Review Summary: The good news is that it’s relentless chugging for forty minutes. The bad news is that it’s not much more than that.3 of 3 thought this review was well written
You know, when a band is unfortunate enough to lose three of its five members all in one go, that’s usually a strong indication to call it a day. Surviving members of The Bled, singer James Muñoz and guitarist Jeremy Talley, however, decided to trek on by recruiting some fresh faces. Looking to build on their new-found aggression and mathy elements introduced on their previous release, do the newcomers bring some unique ideas and forward progression to the band’s fourth full length, Heat Fetish
, or was The Bled better peacefully riding off into the sunset?
As a long-time fan of the band, I have some very good and very bad news about Heat Fetish
. The good news is that the album is probably the band’s heaviest offering since their 2003 debut Pass The Flask
, as the album boasts a slew of relentless chugging, off-center breakdowns and choppy, weaving structures. The album’s opener, “Devolver”, is a good indication of what’s to come: jagged guitar leads, unorthodox progression and an anything-goes parade of swirling, menacing guitar riffs. It’s exciting to hear that the band has taken the tired post-hardcore formula and jazzed it up with their own components of math and metalcore, resulting in a product that’s truly all their own.
And while this may be exciting to hear, and it certainly good to see that the band hasn’t missed a step, the bad news is that the rest of Heat Fetish
is simply “Devolver” over and over and over and over (and over and over and over) again. I really hate when people accuse an entire album of sounding the same, but this is painfully true of Heat Fetish
: whereas The Bled really had a lot of emphasis on lead guitar melody and vocal hooks on previous releases, these elements are unfortunately absent this time around, and the result is just forty minutes of detuned rhythm guitar. I’ve really enjoyed The Bled’s previous ability to create a hook in the middle of a heavy song, but without any semblance of a melodic guitar hook or vocal line or chorus, what’s left is the band just trying to crush your head like a paper cup with mindless chugging. And let me tell you, that gets real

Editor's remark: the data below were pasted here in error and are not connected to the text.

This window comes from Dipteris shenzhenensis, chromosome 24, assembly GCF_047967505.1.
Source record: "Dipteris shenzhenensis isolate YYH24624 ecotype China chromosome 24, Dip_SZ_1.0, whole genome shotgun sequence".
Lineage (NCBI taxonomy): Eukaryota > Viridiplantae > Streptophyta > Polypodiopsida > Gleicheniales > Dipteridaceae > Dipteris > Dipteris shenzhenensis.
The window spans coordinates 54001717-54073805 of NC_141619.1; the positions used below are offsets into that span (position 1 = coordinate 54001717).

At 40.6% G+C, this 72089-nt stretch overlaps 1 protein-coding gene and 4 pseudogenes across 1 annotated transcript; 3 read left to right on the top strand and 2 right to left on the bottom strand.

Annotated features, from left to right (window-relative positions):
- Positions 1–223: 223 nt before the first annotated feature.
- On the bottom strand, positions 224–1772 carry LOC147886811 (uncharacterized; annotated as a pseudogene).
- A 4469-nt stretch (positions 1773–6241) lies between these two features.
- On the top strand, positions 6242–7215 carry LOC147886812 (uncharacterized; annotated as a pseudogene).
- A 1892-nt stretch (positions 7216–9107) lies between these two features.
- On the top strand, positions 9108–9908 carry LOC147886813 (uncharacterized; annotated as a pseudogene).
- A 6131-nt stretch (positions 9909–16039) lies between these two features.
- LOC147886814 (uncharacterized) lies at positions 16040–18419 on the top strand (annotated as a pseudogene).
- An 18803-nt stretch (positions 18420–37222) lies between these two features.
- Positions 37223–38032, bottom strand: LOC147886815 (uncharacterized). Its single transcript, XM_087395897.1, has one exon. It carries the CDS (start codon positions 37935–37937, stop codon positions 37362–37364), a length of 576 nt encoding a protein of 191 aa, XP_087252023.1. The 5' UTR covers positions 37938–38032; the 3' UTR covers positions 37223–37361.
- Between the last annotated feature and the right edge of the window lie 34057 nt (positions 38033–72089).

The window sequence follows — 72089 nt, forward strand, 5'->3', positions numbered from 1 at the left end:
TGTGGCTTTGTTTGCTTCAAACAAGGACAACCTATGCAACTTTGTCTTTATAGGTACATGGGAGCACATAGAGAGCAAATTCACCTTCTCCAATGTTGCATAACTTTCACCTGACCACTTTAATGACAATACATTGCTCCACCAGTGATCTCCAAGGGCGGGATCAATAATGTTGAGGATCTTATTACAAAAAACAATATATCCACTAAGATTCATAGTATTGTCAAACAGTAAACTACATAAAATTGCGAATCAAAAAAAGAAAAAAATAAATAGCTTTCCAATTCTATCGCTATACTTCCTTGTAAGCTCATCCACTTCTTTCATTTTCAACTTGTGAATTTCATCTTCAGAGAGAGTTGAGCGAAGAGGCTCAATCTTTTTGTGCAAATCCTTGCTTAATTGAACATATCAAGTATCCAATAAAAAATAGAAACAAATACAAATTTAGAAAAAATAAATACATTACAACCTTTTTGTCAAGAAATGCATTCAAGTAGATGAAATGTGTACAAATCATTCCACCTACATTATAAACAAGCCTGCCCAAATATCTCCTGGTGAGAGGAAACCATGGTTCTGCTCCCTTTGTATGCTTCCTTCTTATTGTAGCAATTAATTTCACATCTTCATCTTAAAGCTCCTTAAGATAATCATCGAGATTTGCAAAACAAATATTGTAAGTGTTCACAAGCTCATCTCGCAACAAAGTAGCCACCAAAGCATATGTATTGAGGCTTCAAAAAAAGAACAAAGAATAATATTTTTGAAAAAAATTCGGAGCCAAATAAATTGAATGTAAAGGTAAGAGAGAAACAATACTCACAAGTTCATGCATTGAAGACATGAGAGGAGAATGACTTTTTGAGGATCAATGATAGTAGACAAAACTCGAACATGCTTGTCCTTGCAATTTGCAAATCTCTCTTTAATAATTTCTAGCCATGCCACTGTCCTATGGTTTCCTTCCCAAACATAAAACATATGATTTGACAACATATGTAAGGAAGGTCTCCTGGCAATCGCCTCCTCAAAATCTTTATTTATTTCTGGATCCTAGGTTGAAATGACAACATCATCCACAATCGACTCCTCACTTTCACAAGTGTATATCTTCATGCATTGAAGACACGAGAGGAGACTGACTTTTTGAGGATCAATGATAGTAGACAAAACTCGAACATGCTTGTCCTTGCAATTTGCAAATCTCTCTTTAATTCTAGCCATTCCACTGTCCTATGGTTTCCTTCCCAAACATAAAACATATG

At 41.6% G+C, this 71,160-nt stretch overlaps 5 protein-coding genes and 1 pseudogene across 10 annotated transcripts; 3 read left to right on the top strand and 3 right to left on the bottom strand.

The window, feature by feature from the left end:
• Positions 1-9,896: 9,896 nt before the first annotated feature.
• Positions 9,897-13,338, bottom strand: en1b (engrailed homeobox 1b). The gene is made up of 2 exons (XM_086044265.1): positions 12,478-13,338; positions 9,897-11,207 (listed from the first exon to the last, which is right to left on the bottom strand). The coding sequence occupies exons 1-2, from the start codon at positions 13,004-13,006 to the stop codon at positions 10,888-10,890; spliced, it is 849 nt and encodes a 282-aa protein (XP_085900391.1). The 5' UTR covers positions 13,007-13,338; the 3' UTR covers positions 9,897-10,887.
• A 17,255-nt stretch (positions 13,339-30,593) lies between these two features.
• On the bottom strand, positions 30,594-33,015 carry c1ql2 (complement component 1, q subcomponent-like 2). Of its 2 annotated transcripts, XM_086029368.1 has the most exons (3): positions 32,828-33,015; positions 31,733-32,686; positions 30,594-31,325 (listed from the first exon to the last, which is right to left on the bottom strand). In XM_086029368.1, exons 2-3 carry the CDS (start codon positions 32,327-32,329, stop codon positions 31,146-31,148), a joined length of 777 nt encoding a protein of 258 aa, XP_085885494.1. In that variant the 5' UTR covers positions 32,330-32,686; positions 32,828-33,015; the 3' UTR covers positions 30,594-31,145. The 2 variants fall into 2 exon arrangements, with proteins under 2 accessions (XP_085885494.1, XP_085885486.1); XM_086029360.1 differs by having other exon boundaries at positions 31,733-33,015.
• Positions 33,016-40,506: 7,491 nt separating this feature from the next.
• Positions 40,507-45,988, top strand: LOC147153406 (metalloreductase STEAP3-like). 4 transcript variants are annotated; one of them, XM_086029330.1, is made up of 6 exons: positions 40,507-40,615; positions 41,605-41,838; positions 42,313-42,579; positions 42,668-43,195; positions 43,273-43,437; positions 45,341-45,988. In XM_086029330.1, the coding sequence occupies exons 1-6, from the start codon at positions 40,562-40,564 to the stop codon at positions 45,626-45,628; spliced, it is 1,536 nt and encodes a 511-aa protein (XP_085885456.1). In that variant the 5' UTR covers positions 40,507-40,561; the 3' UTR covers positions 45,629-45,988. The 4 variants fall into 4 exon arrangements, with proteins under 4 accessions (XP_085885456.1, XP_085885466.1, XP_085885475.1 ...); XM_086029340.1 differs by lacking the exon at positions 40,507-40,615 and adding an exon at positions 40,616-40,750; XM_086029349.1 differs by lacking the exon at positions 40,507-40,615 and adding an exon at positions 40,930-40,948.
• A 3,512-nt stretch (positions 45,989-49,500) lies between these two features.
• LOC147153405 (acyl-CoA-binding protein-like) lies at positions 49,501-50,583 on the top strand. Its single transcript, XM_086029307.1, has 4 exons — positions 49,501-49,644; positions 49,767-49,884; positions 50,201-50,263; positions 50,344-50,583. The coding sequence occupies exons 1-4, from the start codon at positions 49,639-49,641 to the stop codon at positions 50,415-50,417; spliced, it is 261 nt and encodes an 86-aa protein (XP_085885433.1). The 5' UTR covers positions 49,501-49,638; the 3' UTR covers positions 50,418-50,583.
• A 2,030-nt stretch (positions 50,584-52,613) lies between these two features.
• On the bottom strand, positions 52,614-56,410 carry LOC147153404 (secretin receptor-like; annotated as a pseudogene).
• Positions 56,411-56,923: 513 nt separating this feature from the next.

But what’s most painful about Heat Fetish
is that the songs aren’t terrible by any means, it’s just that they all seem really uninspired when they all run together. On individual listens, the standouts would have to be the aforementioned “Devolver”, along with “Mouthbreather”, “Smoke Breaks” and “Needs New Conspirators”, simply because they contain heavier sections that actually sound inspired. And while it’s true that songs such as “Crawling Home” and “Meet Me In The Born Orchard” both have quieter, breathable sections, they’re not substantial or luxurious enough to enjoy in contrast of the chaos. Again, I can’t really claim that any song is bad, but they all sound so similar that it makes Heat Fetish
nearly impossible to get through in one go.
So Heat Fetish
, despite having three new members on board, is probably the stalest offering the band has produced. Without any desire to step outside of the box, the album quickly gets bland due to the onslaught of indistinguishable riffs, and it’s frustrating to think that the band doesn’t try to give you anything more. The fans looking for a parade of muddy, pummeling riffs will absolutely get their money’s worth here on Heat Fetish
, but fans that enjoyed the melodic sensibilities of The Bled’s previous efforts will hope the band gets a little more creative the next time around.